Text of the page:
Harvey Dzodin: Outbreak creates a phoenix and a flounder

May 27 , 2020

By Harvey Dzodin,a senior research fellow at the Center for China and Globalization(CCG).

Since I’ve spent more than half of my life in China and the United States and consider myself a political wonk, I frequently compare and contrast how the two countries handle their most pressing challenges.

The Government Work Report Premier Li Keqiang presented to China’s top legislature on Friday brings into sharp focus the stark differences in how the two countries have addressed the economic and health shocks resulting from the novel coronavirus pandemic. One country’s response reminds me of the legendary phoenix which in the East represents high virtue and in the West the ultimate symbol of strength. The other country’s response reminds me of the flounder, a flat fish, whose name used as a verb means “to struggle clumsily or helplessly”.

The Government Work Report usually takes many months to prepare and involves both whole-of-government and whole-of-Party consultations. Amid the pandemic, this year’s Government Work Report had to be recast to address the unforeseen public health crisis. The report usually follows a certain format in length and organization, but this year’s report is different in both respects, indicative of the country being laser-focused on addressing this unique challenge-and it tells it like it is without pulling any punches.

Many experts had expected Premier Li to declare that the virus had been contained, and solely focus on restoring the economy. They were wrong. The premier echoed President Xi Jinping’s reiterations on the long-term fight against the virus, saying that “the epidemic has not come to an end, while the tasks we face in promoting development are immense. We must redouble our efforts to minimize the losses resulting from the virus and fulfill the targets and tasks for economic and social development this year.”

I am sure the whole Chinese nation was moved, as was I, when the premier somberly declared that, “success has come at a great price. The economy posted negative growth in the first quarter of this year, and daily life and work have been greatly affected. However, life is invaluable. This is a price we must pay, and a price worth paying.” But recognizing that China and the world are in the midst of a battle, not near the end point, Li said China would spare no efforts in its ongoing efforts to prevent and control the coronavirus, including the issuance of 1 trillion yuan ($140.25 billion) of government bonds.

Instead of risking sacrificing countless lives by prematurely declaring the crisis as past, as leaders of some other countries have done, China is trying to find the expensive and elusive sweet spot that maximizes both personal and economic health.

Many experts had also expected that China’s goals of building a moderately prosperous society in all respects and eradicating abject poverty set to be met by the end of this year would be derailed. They, too, were wrong. Over the past four decades, China has lifted about 800 million people out of poverty, 70 percent of the global total. And the Chinese leadership headed by President Xi remains committed to eradicating abject poverty by end of 2020. So, this year, despite the enormous additional challenges, China will become the first developing country to achieve the first of the United Nations’ 17 Sustainable Development Goals of eradicating poverty.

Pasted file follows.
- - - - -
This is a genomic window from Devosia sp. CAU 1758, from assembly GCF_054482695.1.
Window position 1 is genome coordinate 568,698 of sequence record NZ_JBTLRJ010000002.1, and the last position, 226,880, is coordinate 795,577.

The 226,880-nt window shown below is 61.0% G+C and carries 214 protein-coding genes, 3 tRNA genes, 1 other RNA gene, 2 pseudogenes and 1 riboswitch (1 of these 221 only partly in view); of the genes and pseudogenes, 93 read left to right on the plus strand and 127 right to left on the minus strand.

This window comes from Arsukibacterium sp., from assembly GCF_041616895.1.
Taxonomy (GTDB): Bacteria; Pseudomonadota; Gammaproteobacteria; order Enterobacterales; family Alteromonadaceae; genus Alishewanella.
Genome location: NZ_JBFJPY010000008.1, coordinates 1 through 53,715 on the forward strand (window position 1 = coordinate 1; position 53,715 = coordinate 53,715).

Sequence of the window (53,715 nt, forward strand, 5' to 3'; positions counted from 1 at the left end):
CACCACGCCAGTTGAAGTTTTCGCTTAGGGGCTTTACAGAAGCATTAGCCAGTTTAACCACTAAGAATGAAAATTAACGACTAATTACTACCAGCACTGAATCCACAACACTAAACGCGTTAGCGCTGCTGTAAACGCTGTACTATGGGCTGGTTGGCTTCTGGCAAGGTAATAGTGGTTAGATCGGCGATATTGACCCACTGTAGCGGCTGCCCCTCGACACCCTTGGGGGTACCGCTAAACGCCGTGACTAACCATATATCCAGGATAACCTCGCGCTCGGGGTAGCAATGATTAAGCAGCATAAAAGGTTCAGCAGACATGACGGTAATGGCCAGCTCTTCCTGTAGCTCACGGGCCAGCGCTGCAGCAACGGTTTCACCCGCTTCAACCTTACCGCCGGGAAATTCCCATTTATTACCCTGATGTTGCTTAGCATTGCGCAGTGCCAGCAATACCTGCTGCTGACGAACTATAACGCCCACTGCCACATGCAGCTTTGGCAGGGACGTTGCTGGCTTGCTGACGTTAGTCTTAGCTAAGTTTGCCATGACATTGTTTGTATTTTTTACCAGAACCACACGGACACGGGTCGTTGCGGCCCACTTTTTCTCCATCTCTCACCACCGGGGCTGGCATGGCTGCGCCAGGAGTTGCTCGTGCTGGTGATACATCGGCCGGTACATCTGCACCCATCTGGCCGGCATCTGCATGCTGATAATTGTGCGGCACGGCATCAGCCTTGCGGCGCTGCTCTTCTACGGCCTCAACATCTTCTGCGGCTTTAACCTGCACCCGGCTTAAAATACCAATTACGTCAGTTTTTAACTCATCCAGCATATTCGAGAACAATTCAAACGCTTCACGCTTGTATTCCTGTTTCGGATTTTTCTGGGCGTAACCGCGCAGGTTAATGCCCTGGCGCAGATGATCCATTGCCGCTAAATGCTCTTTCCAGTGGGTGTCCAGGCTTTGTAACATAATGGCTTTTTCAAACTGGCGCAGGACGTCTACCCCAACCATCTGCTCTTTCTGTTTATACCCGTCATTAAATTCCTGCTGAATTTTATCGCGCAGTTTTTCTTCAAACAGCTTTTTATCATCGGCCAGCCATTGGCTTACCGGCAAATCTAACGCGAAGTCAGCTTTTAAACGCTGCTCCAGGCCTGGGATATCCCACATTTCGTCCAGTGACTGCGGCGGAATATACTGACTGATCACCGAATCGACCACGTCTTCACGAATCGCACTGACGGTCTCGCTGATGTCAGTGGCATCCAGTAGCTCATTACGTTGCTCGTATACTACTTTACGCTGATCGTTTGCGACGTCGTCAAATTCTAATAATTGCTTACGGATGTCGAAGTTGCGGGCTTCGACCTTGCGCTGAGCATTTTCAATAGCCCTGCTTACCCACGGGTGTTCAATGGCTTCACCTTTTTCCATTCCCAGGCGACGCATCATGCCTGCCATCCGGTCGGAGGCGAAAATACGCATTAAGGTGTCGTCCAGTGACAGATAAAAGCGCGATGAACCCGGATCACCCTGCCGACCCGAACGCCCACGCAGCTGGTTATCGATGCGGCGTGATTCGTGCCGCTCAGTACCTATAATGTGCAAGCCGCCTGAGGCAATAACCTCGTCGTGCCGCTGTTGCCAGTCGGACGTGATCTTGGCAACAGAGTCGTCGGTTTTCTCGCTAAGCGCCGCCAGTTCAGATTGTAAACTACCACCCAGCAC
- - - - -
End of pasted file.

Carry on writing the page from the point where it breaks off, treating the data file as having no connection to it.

The virus has significantly increased unemployment, so China will prioritize job stabilization and create 9 million urban jobs, in order to improve people’s livelihoods. It also plans to increase funding for vocational training, as the outbreak has demonstrated the need for more healthcare workers such as nurses and lab technicians. There is good news for foreign investors, too. As part of further reform and opening-up, China will significantly shorten the negative list for foreign investment and stabilize the overall performance of foreign trade and investment.

In contrast, the US president is either unwilling or has been unable to contain the outbreak. He has even said that he takes “no responsibility at all” for the high numbers of infections and deaths in the country. After two months of denial, he has invested most of his energy to deflect attention from his administration’s failures with smoke and mirrors, blaming China, the World Health Organization and even some of the most respected experts including Anthony Fauci, director of the US National Institute of Immunology, for the devastation the outbreak has caused in the US. He’s pushed harmful quack cures and jawboned state and local officials to lead people to mix and mingle with mask-less others when scientists and doctors say it’s too early to do so. Given the US leader’s amateur magic and medicine man show, thousands of needless deaths can be attributed to him.

In one sense, however, the US leader is consistent. His mantra has always been “America first”, and unfortunately the US is first in the world in terms of COVID-19 infections and deaths. All his decisions seem to be based on factors that can guarantee his re-election, not on how many lives can be saved. But the numbers of infections and deaths might have been undercounted due to the severe lack of testing and the high percentage of deaths of asymptomatic patients attributed to other causes such as the common flu and pneumonia. And since people in the US have now resumed normal activities, those numbers could rise further.

Therefore, when it comes to the response to the pandemic, China is the phoenix and the US the flounder.

About Author

Dr. Harvey Dzodin, a senior fellow at the think tank Center for China and Globalization(CCG). He was vice president of the ABC TV Network in New York and a former legal advisor in the Carter Administration.

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